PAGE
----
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  6. Yes to contact. Nothing like a good hug. I am holding you in my thoughts about your dad. My mom is 98 and will be spending 3 days here. I am gladly giving up our bedroom so she feels comfortable. Can’t wait to give her a hug and sit and visit with her even though it is frustrating sometimes and she says inappropriate things and I don’t want to hear about my sister and blah, blah, blah. Sorry, rant over. Contact is good.

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  7. We are created to be relational beings. >I>Contactless sounds very sterile and cold even though it’s now meant to take on the connotation of caring concern during the pandemic. I’ve tired of living in this dystopian novel where many things in daily life is reported to be toxic. I pray you have opportunities to make more wonderful memories with your dad this Christmas. 💜

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  8. Though I’m not a touchy-feely person, no contact would definitely be a bad thing. We’re already losing touch with each other by staring at screens all the time. Have a memorable Christmas with your dad, LA.

    Liked by 3 people

    1. Thank you! That’s just it…I’m not a touchy-feely person either. And I get that three of my closest friends live in different parts of the country and we all text as opposed to seeing each other.however….shutting ourselves off isn’t really a good thing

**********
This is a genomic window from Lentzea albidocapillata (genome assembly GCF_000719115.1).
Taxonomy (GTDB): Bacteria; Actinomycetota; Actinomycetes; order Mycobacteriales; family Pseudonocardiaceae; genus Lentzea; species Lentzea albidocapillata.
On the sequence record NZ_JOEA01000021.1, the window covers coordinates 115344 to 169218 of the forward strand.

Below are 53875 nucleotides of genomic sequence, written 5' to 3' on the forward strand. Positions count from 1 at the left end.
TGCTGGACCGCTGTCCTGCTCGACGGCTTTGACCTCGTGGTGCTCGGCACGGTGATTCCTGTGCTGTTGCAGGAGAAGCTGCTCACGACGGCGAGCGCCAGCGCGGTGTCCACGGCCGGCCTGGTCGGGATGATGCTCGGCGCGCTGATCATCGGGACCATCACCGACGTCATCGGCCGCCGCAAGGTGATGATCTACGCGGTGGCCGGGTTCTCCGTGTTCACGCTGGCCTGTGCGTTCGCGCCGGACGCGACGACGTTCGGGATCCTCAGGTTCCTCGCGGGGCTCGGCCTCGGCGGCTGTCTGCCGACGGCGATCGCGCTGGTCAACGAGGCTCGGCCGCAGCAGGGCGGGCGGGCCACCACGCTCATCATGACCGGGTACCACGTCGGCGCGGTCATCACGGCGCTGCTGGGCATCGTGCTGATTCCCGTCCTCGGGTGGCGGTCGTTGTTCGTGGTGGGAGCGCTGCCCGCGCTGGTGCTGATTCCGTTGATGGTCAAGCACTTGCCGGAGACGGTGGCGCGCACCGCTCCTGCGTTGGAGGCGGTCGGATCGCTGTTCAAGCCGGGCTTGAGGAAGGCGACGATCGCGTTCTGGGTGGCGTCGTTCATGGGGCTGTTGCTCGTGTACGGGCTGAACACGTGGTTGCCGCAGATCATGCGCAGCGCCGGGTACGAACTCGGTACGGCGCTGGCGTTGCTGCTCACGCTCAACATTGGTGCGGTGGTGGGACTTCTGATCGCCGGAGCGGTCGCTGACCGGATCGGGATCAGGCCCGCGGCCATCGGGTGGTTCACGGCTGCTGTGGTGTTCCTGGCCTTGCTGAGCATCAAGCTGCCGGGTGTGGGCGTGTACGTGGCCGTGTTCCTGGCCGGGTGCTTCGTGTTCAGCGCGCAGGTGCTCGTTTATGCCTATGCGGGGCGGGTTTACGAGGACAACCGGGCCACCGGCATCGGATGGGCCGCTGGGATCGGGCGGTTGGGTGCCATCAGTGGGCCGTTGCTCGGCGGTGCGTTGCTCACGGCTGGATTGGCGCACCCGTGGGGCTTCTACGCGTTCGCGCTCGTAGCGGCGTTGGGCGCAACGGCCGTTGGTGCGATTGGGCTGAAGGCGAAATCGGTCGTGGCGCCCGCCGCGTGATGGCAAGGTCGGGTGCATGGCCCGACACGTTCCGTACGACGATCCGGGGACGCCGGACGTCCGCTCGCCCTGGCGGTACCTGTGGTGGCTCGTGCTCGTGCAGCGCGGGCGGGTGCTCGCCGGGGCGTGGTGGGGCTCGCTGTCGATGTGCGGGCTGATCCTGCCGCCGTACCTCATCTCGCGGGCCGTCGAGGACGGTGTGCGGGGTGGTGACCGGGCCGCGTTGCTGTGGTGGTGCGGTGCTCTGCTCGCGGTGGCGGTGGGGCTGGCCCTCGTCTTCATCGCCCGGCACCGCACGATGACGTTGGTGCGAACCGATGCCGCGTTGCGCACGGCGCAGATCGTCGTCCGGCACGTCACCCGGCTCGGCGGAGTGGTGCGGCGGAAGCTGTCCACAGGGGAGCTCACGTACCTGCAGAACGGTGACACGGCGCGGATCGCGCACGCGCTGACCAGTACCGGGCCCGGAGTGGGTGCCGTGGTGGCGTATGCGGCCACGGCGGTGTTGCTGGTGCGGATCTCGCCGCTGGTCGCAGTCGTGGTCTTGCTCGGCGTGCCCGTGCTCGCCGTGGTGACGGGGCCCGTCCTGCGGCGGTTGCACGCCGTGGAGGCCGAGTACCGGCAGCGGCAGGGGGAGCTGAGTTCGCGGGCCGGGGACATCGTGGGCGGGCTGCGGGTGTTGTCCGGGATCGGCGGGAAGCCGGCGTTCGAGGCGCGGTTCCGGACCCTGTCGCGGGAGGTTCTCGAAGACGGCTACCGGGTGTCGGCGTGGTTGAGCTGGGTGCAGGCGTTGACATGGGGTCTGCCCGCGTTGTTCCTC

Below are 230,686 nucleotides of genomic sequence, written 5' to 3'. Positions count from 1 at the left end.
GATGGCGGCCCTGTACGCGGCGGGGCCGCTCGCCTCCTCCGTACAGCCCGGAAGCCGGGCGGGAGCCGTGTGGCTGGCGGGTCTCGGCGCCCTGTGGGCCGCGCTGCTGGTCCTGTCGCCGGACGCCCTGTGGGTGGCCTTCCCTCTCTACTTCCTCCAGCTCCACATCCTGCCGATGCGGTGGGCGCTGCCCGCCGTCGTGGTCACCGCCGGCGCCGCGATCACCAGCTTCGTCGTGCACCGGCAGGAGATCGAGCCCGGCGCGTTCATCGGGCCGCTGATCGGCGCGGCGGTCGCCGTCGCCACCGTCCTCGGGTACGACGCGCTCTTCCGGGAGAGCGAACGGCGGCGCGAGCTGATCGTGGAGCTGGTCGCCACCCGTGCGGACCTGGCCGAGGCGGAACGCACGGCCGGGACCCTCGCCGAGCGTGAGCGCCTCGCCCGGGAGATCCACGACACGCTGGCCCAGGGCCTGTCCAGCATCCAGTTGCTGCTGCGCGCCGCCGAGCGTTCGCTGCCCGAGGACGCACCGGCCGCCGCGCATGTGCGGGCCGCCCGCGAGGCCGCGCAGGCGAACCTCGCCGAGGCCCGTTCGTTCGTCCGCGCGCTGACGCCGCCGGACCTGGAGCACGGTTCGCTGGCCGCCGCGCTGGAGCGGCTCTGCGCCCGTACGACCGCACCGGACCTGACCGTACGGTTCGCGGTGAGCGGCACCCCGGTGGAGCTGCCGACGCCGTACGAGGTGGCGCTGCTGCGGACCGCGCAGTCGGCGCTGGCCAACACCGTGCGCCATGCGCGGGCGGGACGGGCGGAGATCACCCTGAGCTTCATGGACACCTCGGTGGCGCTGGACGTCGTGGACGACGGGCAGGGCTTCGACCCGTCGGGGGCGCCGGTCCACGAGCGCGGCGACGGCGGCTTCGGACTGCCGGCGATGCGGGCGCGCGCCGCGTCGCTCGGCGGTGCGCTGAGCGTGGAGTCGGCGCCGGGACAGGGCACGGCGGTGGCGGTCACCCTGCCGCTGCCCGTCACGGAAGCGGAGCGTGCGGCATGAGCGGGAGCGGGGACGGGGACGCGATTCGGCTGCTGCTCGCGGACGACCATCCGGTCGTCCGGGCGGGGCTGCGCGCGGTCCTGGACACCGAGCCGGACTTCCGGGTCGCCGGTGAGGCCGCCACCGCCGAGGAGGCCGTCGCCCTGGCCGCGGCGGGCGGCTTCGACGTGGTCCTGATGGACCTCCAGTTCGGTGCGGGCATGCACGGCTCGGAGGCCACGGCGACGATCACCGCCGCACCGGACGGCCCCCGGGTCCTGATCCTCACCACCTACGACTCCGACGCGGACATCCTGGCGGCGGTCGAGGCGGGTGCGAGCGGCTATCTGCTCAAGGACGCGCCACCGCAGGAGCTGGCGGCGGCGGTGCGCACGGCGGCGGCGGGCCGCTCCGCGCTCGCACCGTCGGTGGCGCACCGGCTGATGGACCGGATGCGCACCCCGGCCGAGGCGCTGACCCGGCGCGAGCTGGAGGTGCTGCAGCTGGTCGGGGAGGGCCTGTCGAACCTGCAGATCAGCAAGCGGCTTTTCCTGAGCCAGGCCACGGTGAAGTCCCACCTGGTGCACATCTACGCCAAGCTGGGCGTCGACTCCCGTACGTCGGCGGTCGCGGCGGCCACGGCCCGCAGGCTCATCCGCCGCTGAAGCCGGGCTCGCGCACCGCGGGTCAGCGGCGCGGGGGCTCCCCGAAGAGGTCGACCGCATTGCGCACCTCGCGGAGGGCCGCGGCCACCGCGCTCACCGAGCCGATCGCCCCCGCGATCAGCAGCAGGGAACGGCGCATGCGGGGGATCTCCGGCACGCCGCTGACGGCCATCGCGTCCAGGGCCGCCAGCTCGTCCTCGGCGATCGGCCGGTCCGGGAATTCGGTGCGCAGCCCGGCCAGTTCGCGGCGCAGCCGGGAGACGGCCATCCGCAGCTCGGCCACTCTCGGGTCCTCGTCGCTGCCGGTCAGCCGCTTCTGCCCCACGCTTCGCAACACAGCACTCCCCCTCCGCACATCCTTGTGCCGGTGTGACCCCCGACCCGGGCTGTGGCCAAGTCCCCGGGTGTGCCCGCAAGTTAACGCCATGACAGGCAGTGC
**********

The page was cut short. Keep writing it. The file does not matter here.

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  9. The world is already becoming that way LA, so slowly people are missing it creeping in. How many people now pay for goods in shop using their phones, use self service check outs, do on line banking rather than visit the bank, all these things take away that small interaction with live people. Doctors visits are now a rarity, most are done online or over the phone. People zoom rather than visit, I know in these times that is the safe way, but it was happening before the pandemic. It’s a sad fact that the young of today like to live this way and they are the ones that will one day run the world, not those of us who remember the days when face to face was the norm.

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  10. I share you distaste for books (or movies) that take themselves too seriously! And in my opinion, one of the worst lasting legacies of the pandemic will be the damage that was done by forcing people to stay out of contact with each other. We need human contact, on a very basic level, and now we’ve become afraid of it!

    Liked by 2 people

  11. I grinned and thought to myself – you are always reading books! I agree that being without contact with people is sad and unhealthy. I think loneliness is detrimental to physical and mental health.

    The snow was less this morning and easier to shovel. Regardless of the wind or snow, people are out walking. Some like me hiding under layers and only eyes peeking out, and others ignoring their red cold faces and somehow ignoring the temperatures.

    That’s life though eh? I am bundled up for protection from the elements, but others seem to pretend the elements don’t effect them. Is that too serious?